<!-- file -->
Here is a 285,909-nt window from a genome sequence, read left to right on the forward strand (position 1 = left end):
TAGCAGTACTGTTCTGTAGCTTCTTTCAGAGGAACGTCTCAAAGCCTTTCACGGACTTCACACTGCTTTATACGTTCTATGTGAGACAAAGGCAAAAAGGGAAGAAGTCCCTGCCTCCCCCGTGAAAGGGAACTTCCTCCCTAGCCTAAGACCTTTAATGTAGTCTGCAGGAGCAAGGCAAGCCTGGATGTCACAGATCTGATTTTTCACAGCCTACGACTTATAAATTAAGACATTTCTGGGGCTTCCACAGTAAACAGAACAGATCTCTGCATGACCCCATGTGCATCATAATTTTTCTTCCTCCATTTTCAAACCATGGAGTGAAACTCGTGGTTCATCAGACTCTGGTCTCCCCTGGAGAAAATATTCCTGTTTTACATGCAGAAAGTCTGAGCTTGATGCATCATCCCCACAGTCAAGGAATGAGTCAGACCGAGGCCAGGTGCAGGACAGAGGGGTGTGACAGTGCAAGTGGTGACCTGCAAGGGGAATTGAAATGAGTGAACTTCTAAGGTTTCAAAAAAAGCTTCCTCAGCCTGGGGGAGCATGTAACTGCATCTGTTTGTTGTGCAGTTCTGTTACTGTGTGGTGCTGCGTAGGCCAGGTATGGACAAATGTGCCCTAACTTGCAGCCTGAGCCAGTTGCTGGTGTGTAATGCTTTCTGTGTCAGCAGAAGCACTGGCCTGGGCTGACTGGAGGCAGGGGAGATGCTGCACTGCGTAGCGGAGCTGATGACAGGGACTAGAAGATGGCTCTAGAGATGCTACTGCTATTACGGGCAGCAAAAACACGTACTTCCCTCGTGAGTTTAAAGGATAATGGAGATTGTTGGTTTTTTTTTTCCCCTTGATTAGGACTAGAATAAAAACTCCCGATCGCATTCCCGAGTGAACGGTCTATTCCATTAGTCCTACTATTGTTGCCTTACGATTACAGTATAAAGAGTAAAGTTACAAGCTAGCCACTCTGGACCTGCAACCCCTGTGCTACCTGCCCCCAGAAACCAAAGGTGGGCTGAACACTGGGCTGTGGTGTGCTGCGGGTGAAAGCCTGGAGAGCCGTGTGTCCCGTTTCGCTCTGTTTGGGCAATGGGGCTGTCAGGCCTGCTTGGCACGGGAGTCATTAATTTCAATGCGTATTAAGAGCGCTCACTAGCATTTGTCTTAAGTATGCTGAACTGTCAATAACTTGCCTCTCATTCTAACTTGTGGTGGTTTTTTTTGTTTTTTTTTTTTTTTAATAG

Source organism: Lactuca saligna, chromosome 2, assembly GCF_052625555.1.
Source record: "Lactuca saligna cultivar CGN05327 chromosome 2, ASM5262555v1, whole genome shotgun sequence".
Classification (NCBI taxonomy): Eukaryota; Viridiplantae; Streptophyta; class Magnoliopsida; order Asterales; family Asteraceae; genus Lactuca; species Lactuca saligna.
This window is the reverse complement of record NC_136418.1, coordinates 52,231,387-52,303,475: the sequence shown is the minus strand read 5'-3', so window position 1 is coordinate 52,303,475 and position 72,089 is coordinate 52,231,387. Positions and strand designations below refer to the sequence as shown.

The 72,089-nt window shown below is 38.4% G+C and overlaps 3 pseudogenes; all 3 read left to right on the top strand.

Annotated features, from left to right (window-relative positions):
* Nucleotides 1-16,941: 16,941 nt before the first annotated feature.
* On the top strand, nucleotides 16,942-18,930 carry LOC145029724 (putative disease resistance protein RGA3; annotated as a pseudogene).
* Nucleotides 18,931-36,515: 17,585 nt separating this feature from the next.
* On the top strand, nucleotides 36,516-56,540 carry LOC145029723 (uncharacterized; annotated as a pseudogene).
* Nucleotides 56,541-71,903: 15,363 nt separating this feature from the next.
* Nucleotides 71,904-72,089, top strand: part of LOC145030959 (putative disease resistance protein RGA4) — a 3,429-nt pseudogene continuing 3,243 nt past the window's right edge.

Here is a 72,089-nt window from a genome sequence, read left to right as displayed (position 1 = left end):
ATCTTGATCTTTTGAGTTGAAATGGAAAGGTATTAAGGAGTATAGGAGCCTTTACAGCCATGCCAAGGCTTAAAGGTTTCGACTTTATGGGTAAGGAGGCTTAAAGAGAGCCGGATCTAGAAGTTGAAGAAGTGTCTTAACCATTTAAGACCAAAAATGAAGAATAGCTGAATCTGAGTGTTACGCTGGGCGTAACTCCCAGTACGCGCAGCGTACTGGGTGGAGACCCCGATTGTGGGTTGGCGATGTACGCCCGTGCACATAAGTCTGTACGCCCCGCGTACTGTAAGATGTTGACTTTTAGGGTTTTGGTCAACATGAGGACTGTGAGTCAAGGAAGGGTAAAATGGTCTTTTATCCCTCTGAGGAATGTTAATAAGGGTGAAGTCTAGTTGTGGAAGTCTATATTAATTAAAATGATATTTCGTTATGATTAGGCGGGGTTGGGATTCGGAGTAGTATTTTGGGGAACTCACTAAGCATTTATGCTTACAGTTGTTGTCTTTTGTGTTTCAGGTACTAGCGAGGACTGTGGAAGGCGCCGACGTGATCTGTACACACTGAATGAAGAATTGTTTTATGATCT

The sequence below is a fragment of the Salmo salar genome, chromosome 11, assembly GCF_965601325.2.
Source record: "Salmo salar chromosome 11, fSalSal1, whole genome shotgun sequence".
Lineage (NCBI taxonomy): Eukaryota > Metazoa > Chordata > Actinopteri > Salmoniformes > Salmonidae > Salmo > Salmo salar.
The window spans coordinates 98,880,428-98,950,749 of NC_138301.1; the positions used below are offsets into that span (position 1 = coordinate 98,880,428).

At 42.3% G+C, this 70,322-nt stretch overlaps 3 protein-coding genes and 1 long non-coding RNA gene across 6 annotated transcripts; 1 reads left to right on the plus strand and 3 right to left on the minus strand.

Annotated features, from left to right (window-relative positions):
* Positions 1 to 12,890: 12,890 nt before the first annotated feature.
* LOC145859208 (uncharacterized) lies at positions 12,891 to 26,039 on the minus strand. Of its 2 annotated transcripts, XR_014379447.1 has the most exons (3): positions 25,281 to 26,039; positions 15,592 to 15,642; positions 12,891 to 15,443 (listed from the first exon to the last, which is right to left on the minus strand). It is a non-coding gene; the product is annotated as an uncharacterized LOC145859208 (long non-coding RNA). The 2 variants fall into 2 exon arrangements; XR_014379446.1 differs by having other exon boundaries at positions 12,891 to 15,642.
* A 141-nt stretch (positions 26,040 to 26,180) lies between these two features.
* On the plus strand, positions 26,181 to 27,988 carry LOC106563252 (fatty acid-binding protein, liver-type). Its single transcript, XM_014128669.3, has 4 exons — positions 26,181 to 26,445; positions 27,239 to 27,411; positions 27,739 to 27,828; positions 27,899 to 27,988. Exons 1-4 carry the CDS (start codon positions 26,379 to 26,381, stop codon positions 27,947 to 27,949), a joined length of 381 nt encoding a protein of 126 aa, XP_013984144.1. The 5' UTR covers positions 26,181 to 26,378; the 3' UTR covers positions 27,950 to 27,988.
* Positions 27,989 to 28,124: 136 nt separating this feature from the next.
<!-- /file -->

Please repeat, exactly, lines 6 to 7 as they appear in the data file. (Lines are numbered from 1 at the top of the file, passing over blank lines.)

This window is the reverse complement of record NC_136418.1, coordinates 52,231,387-52,303,475: the sequence shown is the minus strand read 5'-3', so window position 1 is coordinate 52,303,475 and position 72,089 is coordinate 52,231,387. Positions and strand designations below refer to the sequence as shown.

The 72,089-nt window shown below is 38.4% G+C and overlaps 3 pseudogenes; all 3 read left to right on the top strand.